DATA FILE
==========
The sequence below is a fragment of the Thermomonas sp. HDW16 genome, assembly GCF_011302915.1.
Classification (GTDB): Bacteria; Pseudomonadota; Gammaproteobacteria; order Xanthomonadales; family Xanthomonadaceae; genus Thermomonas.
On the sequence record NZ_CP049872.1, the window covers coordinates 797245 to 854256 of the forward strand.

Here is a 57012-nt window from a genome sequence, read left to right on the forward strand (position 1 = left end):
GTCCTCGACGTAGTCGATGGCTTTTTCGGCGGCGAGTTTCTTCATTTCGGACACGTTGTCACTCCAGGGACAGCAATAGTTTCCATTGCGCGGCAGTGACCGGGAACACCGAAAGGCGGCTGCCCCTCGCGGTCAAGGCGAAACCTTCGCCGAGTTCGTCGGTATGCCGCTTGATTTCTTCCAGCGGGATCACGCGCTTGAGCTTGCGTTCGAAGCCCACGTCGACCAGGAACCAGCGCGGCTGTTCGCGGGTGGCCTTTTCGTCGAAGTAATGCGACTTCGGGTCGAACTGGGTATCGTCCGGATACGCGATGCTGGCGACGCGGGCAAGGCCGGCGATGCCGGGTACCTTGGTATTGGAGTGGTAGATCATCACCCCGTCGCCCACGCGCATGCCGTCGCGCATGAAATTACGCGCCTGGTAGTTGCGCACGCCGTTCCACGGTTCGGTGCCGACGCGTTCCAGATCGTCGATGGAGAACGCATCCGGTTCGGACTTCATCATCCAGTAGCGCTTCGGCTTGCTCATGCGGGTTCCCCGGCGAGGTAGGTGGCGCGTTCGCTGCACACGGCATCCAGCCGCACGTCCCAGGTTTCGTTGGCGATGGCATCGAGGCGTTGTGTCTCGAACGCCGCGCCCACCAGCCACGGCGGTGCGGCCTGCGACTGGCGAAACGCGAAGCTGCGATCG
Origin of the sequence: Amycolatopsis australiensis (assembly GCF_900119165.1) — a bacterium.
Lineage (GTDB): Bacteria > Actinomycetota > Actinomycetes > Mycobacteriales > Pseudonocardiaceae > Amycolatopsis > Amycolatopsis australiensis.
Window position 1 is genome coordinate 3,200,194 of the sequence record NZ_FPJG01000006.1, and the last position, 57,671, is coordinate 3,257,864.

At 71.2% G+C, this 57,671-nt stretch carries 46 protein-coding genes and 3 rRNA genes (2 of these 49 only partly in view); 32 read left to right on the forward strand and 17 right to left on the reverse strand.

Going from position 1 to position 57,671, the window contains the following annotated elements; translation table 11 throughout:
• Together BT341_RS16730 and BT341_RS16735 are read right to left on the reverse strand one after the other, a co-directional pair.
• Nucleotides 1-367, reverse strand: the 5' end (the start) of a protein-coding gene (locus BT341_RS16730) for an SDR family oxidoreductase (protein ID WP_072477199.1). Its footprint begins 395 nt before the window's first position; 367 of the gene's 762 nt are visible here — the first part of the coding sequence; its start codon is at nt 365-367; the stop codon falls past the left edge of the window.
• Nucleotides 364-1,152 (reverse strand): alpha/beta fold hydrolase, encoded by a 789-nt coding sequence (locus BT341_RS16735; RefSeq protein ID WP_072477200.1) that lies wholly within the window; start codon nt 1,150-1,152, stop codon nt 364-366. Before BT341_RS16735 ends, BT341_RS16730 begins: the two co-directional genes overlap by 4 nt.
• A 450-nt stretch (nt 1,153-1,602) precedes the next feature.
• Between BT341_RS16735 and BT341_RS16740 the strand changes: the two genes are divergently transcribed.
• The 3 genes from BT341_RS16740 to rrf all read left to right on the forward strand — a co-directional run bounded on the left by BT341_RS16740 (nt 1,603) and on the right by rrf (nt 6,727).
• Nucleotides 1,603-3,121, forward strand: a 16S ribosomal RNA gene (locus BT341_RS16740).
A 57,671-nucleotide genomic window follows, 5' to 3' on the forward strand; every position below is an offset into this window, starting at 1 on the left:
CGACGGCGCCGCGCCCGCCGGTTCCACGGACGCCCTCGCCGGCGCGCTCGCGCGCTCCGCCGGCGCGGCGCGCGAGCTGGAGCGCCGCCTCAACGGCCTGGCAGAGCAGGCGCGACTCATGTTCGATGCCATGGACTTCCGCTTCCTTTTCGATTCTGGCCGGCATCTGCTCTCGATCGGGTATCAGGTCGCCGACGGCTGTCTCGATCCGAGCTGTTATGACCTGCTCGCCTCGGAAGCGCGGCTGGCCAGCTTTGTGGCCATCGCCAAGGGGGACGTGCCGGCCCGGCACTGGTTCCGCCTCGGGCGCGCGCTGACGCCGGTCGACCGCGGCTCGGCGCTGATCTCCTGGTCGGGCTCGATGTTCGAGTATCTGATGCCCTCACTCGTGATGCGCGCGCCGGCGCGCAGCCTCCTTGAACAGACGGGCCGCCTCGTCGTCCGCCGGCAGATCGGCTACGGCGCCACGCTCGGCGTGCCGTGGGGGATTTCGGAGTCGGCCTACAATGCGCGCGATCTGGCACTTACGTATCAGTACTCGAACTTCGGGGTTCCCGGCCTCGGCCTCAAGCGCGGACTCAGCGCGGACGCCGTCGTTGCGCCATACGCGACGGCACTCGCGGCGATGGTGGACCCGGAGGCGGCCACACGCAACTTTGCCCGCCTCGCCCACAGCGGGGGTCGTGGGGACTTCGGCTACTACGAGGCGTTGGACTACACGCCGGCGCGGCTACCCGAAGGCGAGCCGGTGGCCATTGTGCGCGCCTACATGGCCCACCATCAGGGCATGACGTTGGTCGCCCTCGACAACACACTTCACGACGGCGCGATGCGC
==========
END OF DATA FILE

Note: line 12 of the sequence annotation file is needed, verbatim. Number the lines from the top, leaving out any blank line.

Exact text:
• Nucleotides 1-367, reverse strand: the 5' end (the start) of a protein-coding gene (locus BT341_RS16730) for an SDR family oxidoreductase (protein ID WP_072477199.1). Its footprint begins 395 nt before the window's first position; 367 of the gene's 762 nt are visible here — the first part of the coding sequence; its start codon is at nt 365-367; the stop codon falls past the left edge of the window.